A corn is one of the painful results of civilisation, or, precisely, the result of clothing the feet uncomfortably. It is a mistake to suppose, however, that corns and callosities are modern troubles, for the first recipe for a corn-plaster is extremely ancient. It consisted of soap; and soap is yet found to be of use in this direction, for, if nothing else be available, a soap-plaster is readily made by thickly smearing a small piece of blotting-paper with any soap at hand. Soldiers, when on long marches, rub the heels of their socks and the corresponding inner parts of their boots with soap, and this plan has been followed with success by other pedestrians.
Both corns and callosities - which are practically corns spread over a greater surface, than a corn - are caused by the pressure of a too-small boot or the friction of ill-fitting footwear. It follows, therefore, that nothing can be done to cure the pain until the cause is removed. Change the footgear, and relieve all pressure. This can be effected by means of the familiar amadou plaster.
The corn generally appears as an ovoid, conical body, causing pain, not in itself, but by pressing upon the tender skin immediately beneath it. The amadou plaster is an adaptation of the suggestion by Sir Benjamin Brodie, who recommended a small, circular piece of leather, or amadou, spread with diachylon.
Some corns, however, cannot be relieved in this way because they come between the toes. They are caused by the hardening of the skin between the toes in Nature's attempt to adapt her handiwork to its uncomfortable environment. The perspiration - enhanced by the discomfort and the want of ventilation - -keep these corns soft. It is of painful interest to the sufferer to calculate which variety of corn is the most objectionable, but a soft carn can, perhaps, be cured more quickly. Relieve the pressure, and every morning place a little cotton-wool between the toes. At night bathe in warm water to which has been added a little soda, and then massage with linseed oil. If a little oil is left between the toes, and bed-socks worn for the sake of cleanliness, the cure will be more rapid. This also will be found to be a beneficial treatment for tired feet, and will soften callosities.
The use of a knife or scissors, however, for the removal of a corn is a treatment which is greatly to be deprecated. Even in skilled hands there is a danger of the healthy skin being cut, and in any case the use of a sharp instrument probably not as effective - though it may give a more immediate result - than some application containing salicylic acid. There are many of these, and the following is typical: Salicylic acid . . . . 1 drachm Resin ointment .. .. 7 drachms Melt the ointment, and stir in the acid. Apply carefully night and morning, using no more than absolutely necessary to cover the corn. [If used carelessly much pain is cause 1 by burning the adjacent tender skin.]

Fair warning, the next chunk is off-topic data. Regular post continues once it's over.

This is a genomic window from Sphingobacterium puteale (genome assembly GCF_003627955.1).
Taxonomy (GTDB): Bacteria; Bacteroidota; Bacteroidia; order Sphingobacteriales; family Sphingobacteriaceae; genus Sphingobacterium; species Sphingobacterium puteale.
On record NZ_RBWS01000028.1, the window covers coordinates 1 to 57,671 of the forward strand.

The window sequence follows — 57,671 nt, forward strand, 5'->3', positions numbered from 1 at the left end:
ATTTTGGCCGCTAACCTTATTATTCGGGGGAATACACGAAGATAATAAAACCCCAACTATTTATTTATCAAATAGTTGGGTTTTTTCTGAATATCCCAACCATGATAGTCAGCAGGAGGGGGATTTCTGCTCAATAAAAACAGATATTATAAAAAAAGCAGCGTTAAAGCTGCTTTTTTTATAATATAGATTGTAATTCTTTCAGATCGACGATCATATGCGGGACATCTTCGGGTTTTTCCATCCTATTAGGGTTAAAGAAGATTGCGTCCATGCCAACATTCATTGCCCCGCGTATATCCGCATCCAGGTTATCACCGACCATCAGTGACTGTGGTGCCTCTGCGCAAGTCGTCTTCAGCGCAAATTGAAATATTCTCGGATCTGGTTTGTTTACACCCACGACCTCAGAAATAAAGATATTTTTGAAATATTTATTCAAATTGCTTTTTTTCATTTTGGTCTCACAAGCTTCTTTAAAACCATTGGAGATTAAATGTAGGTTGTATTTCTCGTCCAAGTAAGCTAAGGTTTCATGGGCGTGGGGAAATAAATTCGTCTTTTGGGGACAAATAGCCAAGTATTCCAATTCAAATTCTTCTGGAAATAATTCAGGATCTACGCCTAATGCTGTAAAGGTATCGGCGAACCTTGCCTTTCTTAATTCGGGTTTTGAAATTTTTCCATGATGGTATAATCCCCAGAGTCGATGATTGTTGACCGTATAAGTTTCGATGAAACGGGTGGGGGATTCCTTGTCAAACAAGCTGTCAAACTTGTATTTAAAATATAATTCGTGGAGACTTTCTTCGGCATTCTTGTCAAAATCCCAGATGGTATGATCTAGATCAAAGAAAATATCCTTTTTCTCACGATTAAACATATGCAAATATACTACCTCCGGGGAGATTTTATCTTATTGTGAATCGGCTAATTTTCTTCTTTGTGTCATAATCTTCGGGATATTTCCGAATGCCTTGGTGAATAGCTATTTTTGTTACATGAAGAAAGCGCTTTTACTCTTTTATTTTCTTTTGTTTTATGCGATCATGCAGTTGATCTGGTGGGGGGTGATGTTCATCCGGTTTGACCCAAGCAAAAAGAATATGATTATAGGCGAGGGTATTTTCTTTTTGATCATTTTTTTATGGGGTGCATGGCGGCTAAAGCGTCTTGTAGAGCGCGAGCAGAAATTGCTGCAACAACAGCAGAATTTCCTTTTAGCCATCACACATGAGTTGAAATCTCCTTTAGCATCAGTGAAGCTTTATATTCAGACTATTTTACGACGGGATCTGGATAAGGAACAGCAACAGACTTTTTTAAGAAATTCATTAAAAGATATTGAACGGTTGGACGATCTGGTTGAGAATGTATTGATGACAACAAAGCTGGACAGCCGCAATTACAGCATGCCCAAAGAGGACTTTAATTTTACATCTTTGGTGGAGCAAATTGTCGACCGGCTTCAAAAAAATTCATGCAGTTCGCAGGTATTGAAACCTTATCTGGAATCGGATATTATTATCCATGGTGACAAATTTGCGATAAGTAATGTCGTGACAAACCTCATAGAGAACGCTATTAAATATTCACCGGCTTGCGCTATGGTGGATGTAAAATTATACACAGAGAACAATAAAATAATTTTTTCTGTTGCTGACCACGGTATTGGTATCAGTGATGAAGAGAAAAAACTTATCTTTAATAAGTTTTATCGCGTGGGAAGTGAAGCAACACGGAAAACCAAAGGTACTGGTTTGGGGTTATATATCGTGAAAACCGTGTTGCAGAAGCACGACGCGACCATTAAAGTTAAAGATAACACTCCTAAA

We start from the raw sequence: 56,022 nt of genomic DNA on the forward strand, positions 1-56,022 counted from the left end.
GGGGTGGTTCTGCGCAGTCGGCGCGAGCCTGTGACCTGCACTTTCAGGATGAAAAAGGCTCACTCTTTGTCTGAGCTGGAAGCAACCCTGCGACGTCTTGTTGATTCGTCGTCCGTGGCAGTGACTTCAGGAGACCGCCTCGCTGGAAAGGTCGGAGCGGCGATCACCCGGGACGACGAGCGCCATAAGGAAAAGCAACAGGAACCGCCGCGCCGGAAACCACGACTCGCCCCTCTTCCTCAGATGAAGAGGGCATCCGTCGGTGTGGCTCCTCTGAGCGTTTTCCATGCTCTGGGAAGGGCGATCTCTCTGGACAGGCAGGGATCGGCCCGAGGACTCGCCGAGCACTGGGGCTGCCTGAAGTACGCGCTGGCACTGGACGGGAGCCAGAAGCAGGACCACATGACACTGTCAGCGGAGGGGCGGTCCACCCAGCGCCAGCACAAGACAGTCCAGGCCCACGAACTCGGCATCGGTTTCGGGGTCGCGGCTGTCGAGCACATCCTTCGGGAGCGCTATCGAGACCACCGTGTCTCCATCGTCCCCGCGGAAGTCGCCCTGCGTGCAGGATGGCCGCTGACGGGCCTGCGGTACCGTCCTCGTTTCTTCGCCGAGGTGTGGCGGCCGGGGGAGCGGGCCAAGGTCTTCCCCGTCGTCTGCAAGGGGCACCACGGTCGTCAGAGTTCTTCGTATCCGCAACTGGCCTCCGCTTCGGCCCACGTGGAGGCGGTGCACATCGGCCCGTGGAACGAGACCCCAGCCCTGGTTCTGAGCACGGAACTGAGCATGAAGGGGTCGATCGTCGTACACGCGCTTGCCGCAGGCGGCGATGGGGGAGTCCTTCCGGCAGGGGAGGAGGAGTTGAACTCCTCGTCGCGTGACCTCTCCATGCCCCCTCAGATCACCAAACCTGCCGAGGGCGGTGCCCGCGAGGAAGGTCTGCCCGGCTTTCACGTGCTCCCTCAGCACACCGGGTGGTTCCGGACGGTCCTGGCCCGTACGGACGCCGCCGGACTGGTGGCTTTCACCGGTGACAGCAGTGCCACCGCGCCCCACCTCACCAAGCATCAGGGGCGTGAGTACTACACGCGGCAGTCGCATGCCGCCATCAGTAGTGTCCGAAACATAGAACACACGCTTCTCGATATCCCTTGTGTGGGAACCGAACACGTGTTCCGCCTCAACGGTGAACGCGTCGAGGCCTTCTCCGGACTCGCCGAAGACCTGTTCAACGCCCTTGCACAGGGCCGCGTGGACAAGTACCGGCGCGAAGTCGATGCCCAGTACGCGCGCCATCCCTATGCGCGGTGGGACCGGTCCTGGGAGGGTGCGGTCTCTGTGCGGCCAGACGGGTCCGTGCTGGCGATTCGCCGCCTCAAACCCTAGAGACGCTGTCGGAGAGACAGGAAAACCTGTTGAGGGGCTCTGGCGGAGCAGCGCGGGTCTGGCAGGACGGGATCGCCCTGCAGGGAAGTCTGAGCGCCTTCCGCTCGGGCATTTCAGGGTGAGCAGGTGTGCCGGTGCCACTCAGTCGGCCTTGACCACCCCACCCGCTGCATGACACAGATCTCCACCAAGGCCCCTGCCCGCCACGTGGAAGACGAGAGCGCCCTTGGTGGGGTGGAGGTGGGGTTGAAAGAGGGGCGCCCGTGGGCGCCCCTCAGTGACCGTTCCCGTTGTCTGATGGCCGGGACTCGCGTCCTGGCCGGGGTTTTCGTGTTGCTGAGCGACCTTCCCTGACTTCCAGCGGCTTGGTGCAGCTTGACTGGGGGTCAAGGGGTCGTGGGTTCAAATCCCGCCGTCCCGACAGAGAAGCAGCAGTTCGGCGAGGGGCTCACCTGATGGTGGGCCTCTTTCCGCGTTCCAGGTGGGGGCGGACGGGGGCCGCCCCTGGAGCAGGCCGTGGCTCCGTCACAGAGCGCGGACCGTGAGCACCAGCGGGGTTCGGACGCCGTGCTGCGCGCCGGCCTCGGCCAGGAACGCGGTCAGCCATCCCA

A more elaborate recipe, which is sometimes claimed to remove the corn "in a night," is:
Salicylic acid . . .. 1 gramme Extract cannibas Indica 50 centigrammes Solve in:
Rectified spirits of wine 3 1/2 grammes Flexible collodion .. 5 grammes Keep the bottle well stoppered. Paint the lotion on the corn with a camel's-hair brush every other day. Bathe daily, using the corn solvent after the bath.
Cauterisers should be used with extreme care, for a drop going upon the sensitive skin will cause extreme pain by burning. Cauterisers, at the same time, have their place, and will effectively remove very definite-looking warts, as well as a hard, aggressive corn. The simplest recipe, probably, is to mix equal parts of*' acetic acid and tincture of iodine. Use one drop night and morning till the abnormal growth is destroyed.
Callosities will appear on the feet under all conditions, and probably the ancients often had to remove their sandals, bathe the feet, and use pumice-stone to rub down the hard skin. Finally adding a soap-plaster, they completed a process which is still one of the best. Painful callositi may be smeared with a solution of salicylic acid as in the two recipes given.
Of the many quack remedies for corns, one may be mentioned, as there is some reason in the choice of the ingredients. Chloride of lime was mixed to a paste with linseed oil, and the painful corn was smeared with this, bandaged, and left all night. The chloride of lime no doubt burned away the hardened skin, now softened by the oil, for relief was very quickly obtained. To be continued.